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7 Women Inventors & Scientists Who Were Unjustly Overshadowed by Men

women of Hidden Figures walking through NASA

Cisgender, heterosexual men have been taking credit for the accomplishments of women for millennia. And thanks to improvements in how we catalogue and research history, we’re gradually busting more accreditation errors and thefts from the past.

The Matilda Effect is the name for the phenomenon where the achievements of a woman become attributed to their male colleagues, supervisors, or pretty much any man who claims he came up with it first, whether their work is outright plagiarized or their names are left out of accreditation.

Sometimes, a patent for an invention or a scientific discovery is denied by a male committee simply because it came from a woman. The ideas are usually then picked up by a man, a.k.a. a more “reliable” source, and he is credited as the originator. Sometimes, men and women work together to make a discovery or create something wonderful, only for the man to take credit for the entire project.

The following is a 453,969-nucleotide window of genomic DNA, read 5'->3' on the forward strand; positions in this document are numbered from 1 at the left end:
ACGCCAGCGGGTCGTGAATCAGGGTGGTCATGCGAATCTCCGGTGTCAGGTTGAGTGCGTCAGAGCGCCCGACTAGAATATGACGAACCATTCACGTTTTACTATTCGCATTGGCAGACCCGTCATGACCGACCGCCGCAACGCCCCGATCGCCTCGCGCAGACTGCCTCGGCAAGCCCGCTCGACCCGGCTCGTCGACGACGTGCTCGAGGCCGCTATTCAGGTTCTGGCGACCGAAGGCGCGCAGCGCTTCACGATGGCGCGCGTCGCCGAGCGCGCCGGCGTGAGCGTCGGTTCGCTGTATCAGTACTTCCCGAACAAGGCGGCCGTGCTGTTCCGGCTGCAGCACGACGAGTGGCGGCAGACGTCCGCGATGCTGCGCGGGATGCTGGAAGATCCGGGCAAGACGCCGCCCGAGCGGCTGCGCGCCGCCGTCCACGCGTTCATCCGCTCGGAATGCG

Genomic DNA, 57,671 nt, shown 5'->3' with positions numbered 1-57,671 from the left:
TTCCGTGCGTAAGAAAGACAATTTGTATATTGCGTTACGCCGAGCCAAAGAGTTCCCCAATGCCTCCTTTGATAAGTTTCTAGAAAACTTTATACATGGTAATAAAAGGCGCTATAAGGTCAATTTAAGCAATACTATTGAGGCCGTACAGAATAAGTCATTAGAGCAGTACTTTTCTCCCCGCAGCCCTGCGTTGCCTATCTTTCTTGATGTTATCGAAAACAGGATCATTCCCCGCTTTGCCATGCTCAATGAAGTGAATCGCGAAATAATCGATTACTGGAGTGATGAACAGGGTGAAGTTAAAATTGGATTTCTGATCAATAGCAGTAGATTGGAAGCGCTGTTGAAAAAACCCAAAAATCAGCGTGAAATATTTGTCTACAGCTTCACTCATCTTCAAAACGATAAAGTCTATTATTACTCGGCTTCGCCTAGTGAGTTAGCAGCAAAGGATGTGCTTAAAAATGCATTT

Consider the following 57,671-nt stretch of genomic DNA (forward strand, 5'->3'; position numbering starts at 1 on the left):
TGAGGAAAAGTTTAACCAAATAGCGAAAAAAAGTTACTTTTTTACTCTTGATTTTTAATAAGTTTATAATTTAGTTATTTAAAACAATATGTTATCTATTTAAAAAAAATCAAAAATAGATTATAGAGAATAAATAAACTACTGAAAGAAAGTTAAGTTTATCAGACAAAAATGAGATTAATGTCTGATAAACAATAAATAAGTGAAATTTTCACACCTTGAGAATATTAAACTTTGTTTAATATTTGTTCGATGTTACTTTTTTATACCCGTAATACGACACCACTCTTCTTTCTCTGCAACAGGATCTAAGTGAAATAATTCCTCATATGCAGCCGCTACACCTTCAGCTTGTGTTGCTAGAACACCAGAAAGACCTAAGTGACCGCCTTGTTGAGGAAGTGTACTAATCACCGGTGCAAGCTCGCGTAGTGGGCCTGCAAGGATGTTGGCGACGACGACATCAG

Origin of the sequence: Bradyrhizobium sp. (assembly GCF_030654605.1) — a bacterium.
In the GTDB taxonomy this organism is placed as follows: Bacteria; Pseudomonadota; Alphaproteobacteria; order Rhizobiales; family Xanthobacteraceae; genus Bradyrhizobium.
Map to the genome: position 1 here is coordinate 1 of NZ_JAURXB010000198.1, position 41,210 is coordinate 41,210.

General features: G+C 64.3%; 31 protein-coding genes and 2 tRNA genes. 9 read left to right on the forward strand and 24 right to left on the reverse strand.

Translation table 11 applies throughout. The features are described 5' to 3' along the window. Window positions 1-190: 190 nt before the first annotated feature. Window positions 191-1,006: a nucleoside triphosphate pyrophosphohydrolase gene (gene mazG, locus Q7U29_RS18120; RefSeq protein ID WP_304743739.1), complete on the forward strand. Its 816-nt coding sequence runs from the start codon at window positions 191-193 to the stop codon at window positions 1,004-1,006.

There are countless examples of this effect, but honestly we’d be here all day if we were to list them all. So here are seven examples of inventions you probably use often, and discoveries that revolutionized science. That’s seven instances of women not getting the credit they deserve, at least not at first anyway.